I just installed Lightrrom 4, and figured I’d give it a quick test. I found a photo that I took last year that was quite underexposed, to see what I can do with it. Right off the bat, when I made the process update to the LR4 “2012 process”, the photo was instantly much better. The ability to use the adjustment brush to selectively add noise reduction (to her skin tones only), and highlight and shadow adjustments (to the brick), in my opinion, make the photo much more pleasing. There aren’t many functional differences between LR3 and LR4, but my first impressions is that the technical aspects (the “algorithms”) used by LR4 is going to make my photos better and improve my workflow.
Call me a cheap b%st%rd, but I don’t want to invest $200+ to get the Nikon GPS unit, which to me is just a luxury.
I did some research (read: Google), and found a way to inject GPS data from my iPhone.
The work flow to accomplish this is the following:
– Start up an application on the iPhone called RunKeeper
– Take pictures
– Stop application
– Upload photos to Lightroom on PC
– Download GPS information from RunKeeper.com
– Use jFriedl’s GPS application to tie in the GPS coordinates with the photos
RunKeeper is a free iPhone app.
jFriedl’s GPS app has a free trial, and continues to work for free with some limitations. (It’s donationware, so it is inexpensive if you decide to use the full functionality.)
The great thing is that as long as your phone and camera’s clocks are in sync, you can keep the application running on your phone and it will keep track of where you were and at what time you took your photos.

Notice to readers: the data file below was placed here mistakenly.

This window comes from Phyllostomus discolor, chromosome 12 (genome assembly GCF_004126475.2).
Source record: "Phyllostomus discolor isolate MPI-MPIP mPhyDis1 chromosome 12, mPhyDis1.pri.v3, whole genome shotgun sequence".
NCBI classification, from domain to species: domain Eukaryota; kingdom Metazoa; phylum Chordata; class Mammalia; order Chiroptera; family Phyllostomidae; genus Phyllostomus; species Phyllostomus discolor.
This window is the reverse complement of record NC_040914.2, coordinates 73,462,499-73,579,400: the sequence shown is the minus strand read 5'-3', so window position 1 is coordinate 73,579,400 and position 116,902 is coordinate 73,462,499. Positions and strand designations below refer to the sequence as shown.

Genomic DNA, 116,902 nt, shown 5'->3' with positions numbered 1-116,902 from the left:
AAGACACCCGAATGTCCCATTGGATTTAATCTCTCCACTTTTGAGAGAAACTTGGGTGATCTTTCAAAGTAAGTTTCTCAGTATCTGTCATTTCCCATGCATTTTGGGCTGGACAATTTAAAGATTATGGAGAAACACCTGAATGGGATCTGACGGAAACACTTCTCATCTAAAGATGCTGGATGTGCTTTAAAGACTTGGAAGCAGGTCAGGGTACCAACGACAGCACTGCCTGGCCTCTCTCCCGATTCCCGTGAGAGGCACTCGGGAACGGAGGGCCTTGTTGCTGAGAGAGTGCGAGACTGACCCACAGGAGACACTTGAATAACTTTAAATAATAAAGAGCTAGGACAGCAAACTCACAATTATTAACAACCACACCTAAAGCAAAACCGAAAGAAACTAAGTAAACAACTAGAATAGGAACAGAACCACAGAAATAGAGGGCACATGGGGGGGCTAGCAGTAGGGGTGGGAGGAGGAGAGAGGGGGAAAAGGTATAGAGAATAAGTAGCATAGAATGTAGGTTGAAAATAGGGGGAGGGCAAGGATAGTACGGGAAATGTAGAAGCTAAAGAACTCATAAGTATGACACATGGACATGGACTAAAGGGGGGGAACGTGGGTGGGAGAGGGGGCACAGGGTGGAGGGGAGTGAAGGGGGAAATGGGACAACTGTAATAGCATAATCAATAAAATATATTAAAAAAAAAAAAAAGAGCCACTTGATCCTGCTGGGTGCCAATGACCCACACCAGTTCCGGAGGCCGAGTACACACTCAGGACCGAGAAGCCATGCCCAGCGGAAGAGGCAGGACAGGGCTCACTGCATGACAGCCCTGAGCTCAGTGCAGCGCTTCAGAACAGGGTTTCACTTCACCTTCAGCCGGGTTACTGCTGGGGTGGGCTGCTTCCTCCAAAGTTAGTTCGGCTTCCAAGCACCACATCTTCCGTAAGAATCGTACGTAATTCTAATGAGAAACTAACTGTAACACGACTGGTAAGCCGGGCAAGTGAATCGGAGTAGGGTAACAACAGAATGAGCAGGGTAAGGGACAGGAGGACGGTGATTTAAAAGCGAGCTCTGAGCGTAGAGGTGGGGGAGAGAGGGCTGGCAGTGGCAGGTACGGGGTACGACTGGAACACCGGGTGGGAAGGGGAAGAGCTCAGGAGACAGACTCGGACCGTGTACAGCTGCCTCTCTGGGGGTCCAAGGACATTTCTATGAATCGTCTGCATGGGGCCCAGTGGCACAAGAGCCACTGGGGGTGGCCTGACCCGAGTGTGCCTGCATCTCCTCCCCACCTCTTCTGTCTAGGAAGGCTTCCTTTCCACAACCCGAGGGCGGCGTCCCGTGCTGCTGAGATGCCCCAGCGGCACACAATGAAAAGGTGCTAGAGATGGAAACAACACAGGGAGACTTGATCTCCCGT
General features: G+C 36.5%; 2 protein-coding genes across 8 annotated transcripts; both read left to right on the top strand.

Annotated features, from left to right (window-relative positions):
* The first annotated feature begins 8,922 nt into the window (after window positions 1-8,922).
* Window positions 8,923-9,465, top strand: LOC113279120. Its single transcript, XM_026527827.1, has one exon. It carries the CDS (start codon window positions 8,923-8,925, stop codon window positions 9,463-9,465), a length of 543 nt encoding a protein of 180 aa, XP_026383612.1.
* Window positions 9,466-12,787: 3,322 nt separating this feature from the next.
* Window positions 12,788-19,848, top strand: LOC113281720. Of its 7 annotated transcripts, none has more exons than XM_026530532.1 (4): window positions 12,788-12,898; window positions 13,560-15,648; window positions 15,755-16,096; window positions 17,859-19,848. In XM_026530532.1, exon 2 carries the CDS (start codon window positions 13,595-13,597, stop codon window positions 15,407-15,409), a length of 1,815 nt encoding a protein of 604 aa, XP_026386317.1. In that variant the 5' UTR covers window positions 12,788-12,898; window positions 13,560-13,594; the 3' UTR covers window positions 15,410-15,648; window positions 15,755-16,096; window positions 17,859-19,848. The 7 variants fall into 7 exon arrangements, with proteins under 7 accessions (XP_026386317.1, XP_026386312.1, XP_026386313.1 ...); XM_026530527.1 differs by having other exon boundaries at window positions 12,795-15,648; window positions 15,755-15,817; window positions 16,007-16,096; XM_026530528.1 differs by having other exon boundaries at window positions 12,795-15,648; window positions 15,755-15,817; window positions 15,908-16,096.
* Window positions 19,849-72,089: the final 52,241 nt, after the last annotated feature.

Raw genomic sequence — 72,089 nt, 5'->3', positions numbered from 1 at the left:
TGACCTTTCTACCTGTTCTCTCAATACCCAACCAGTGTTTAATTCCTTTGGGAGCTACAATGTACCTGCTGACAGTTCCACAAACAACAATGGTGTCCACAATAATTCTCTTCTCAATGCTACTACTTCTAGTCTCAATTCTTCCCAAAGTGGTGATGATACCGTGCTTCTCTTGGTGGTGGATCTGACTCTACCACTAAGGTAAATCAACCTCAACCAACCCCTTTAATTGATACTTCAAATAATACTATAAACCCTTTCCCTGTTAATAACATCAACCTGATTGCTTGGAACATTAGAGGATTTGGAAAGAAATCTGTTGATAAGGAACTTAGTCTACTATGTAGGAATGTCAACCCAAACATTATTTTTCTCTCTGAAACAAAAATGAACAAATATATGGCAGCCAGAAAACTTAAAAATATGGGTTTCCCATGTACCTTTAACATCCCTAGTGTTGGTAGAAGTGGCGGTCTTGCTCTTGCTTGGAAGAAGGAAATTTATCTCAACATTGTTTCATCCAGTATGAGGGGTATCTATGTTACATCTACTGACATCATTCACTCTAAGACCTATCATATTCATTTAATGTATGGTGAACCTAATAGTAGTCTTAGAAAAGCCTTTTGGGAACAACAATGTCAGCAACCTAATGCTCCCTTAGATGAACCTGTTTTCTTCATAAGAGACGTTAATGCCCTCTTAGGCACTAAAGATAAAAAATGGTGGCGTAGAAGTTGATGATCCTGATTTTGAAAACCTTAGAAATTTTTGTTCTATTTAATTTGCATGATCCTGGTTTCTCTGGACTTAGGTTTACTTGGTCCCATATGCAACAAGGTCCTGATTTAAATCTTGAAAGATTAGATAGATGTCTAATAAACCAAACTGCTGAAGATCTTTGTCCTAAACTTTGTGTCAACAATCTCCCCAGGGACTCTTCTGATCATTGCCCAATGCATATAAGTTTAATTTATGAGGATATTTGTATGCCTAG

This is my first attempt, so I am not sure how much of an impact running the GPS on the iPhone is on the iPhone battery.
The instructions that I followed is located here
First you need to log into the Runkeeper.com website (free to use), and download your GPS history – a .GPX file
The jFriedl plugin is activated by selecting all photos taken while you ran the Runkeeper application.
Browse for the GPX file that you downloaded to your computer.
I had to use GMT time as the time zone, as it seems that Runkeeper stored the history in GMT timezone (configurable?)
Click on the commit button, and the GPS coordinates get synced into the photo’s metadata, and gets updated with Flickr.
I tested the accuracy of the GPS coordinates, and it was bang on.
Obviously this workflow is pretty handy for photowalks, but I’ll have to see how long my iPhone lasts for. It’s a pretty involved workflow if you are intending to only GPS tag one photo – it would probably be easier to use Google Maps or the Flickr location tool